The province’s review of regional governments stems from Doug Ford’s attempt to interfere with former PC leader Patrick Brown’s political comeback.
Along with payback to his former Toronto council colleagues – cutting their numbers in half just prior to municipal vote – Ford also blocked elections in Peel Region where, just coincidentally, Brown was running for the chair’s position. (He was eventually elected mayor of Brampton.)
As cover for that move, the Conservatives have launched a review of the regional governments and their lower-tier municipalities. That immediately raised the specter of amalgamation, a big issue under the former PC administration. That former Waterloo Region chair Ken Seiling, an advocate for the single-tier structure, was brought into the process does perhaps not bode well.
Of course, Seiling should be very much aware of the perils of amalgamation, particularly to the autonomy and democratic voice of smaller municipalities like Woolwich, where he lives and used to be mayor, and Wellesley townships.
More pragmatically, he and everyone else involved in the review should know that amalgamation does not work. It doesn’t deliver on the buzzwords used to justify it, cost savings, efficiency and smaller government among them. In fact, the opposite is generally true in the cases of amalgamation compelled by the Mike Harris Tories in places such as Hamilton and Brant.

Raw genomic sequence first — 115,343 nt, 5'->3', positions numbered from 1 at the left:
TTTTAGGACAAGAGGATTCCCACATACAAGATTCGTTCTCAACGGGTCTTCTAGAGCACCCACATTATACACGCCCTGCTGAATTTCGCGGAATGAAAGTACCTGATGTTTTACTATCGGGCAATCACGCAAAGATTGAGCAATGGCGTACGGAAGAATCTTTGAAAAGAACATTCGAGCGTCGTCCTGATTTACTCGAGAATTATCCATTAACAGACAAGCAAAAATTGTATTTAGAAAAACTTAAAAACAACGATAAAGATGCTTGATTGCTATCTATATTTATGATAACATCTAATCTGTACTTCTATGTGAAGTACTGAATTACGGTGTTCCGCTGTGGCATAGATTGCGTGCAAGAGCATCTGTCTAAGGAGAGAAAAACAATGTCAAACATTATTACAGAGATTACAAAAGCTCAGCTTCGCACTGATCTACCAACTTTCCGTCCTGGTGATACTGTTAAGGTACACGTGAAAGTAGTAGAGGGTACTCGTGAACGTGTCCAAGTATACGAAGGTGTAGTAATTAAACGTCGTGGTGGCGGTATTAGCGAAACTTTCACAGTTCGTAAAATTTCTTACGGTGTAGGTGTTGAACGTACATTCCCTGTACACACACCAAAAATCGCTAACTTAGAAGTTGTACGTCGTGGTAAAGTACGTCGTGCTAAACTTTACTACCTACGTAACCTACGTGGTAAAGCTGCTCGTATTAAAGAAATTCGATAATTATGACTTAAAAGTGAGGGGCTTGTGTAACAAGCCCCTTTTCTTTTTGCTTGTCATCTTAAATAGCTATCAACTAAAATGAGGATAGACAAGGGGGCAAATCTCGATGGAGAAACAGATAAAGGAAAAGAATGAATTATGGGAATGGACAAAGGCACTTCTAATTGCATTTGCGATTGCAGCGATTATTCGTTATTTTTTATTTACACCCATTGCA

Removing direct local representation for a gamble on reduced costs hasn’t paid off, and never will. Moreover, people have ties to their communities, and like to have direct access to their municipal politicians, who have the largest impact on their day-to-day lives.
While optimizing some services may be advantageous – over the years, we’ve seen that happen with police services and, more recently, transit – but that’s a far cry removed from discussing single-tier government. Even talks to regionalize fire protection or water and sewer services seem doomed to eternal bickering.
In the townships, the loss of direct say over planning and other issues is too big a price to pay, though ironically the province’s Bill 66 would in fact give places like Woolwich and Wellesley more control over matters such as development … as long as they remain as distinct governments.
An amalgamated region, however, would see precious little rural representation at the table. As it now stands, Woolwich and Wellesley each have just one place on regional council, which doesn’t amount to much. But the townships remain autonomous for the most part, able to control its future at the local council level – in the absence of that structure, the priorities of the cities could quickly overwhelm each of the four rural townships in Waterloo Region.
Studies of Ontario municipalities amalgamated when that was in vogue with the Harris government show cost-savings to be non-existent. There may be benefits, but they’re not financial … and remain well hidden. And years afterwards, few people are raving about the decision.
While there can be a bit of initial cost savings by casting off duplicate senior staff members, it doesn’t take long before most of the money to be eaten up by the middle managers who are added to help administer a larger population and the services offered to them.
That idea makes no sense for any of the municipalities, least of all the townships. But politicians are capable of acting contrary to the public interest, and in that vein there’s the Ford factor to consider.